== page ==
What does this mean for our students?
As noted above, the new exam will be cognitive in nature and will test students on their preparedness for integrating medicine with dentistry. Dental students will need to prepare for the transformation of dentistry from a stand-alone healthcare profession into a profession that is well-coordinated with our physician colleagues. For years, dental students have focused on the oral manifestations of systemic diseases along with the pathology of the oral cavity and dentition. Yet, we now know there are extensive links between oral cavity health and the overall health of our patient population, including associations with conditions like cardiovascular disease, low birth weight infants, diabetes mellitus, cognitive health, metastatic infections, and lower GI tract health.
The knowledge base that a new dentist must develop can seem daunting, and new dental graduates will be continuously challenged throughout their careers. Therefore, it is imperative that in addition to building and demonstrating a strong foundation in the basic, clinical, and behavioral sciences, dental students and graduates begin to solidify their position within the healthcare professions as a true partner with other medical professionals. Dentists of the 21st century will build relationships with physicians, physician assistants, registered nurses and hospitals within their communities. As a result, patients will be better served, and illnesses will be more effectively diagnosed and treated on a timely basis.
We are currently in an exciting time in dentistry and the healthcare professions. By embracing the upcoming integrated board exam, we will be standing for the success of dental graduates as they embark on their professional careers. They will have asserted that they have the knowledge, clinical judgment, and communication skills necessary to provide excellent patient care in the community. Moreover, they will be prepared for the rigor and challenges of an ever-evolving dental profession, and the developments that will unfold during their careers will be truly amazing.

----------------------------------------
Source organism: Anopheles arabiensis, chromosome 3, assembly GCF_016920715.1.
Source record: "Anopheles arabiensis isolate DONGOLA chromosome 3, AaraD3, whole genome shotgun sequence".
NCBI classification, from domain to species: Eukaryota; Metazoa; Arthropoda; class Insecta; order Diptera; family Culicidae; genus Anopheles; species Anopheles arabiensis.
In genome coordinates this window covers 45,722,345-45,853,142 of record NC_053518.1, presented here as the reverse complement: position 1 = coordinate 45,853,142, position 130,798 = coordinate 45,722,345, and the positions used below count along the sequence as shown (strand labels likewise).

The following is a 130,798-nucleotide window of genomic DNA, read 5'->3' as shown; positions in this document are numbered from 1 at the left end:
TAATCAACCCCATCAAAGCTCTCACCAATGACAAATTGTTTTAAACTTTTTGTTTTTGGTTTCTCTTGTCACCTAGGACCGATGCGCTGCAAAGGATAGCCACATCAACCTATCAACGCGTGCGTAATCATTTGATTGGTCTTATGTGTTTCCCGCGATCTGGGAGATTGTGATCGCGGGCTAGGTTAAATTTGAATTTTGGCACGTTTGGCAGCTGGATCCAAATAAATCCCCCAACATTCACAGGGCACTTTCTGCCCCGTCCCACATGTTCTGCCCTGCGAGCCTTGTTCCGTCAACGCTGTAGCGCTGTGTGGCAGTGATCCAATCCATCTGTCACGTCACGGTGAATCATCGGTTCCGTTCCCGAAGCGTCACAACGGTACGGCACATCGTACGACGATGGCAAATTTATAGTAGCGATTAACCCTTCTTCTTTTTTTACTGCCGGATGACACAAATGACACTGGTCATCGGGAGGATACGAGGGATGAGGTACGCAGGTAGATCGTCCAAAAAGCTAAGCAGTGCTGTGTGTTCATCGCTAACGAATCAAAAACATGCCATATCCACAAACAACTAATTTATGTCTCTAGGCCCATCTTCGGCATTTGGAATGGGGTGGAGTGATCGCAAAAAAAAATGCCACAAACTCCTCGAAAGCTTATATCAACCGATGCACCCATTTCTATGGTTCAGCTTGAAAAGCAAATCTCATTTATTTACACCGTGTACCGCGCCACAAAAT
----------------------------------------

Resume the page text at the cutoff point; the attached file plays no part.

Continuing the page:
Stan Zelman is a retired periodontist from the Los Angeles area. He retired at age 40 due to a practice-related disability after having undergone 6 spinal surgeries. Stan was a highly regarded clinician having practices in Tarzana, CA and Valencia, CA. He was a founder of The West Valley Dental Implant Study Club in Tarzana, and also taught surgical periodontics at the University of Southern California for the residency program in periodontics. He attended UCLA for his undergraduate studies, the University of the Pacific School of Dentistry where he received his DDS. He then moved to NYC where he completed his residency in periodontics at the Columbia University College of Dental Medicine. Following his retirement, Stan entered into the field of mergers and acquisitions of dental practices as well as financial planning for physicians and dentists after earning his certified financial planner designation and a Master's degree in financial planning. He had a successful career for 20 years and lectured from Baltimore to North Carolina. In 2012 Stan decided to embark on his third career as a professor. He is an adjunct professor of anatomy and physiology for Germanna Community College, one of the top 15 community colleges in the nation. He also teaches biology online for the University of Maryland Global Campus working with members of the U.S. military. Stan is dedicated to assist service members as his son is a veteran of the U.S. Navy. Stan is also the director of medical anatomy and physiology with cadaver dissection for the South University Physician Assistant Program in Richmond, VA. He is highly regarded in the medical field as an excellent educator. Stan joined Kaplan Medical in 2019. Stan resides in Fredericksburg, VA with his wife, Emeral (a former director of operations for U.S. Army Intelligence) along with his two dogs, Buddy and Rosie. He has 3 children and one granddaughter. His interests include sailing and martial arts.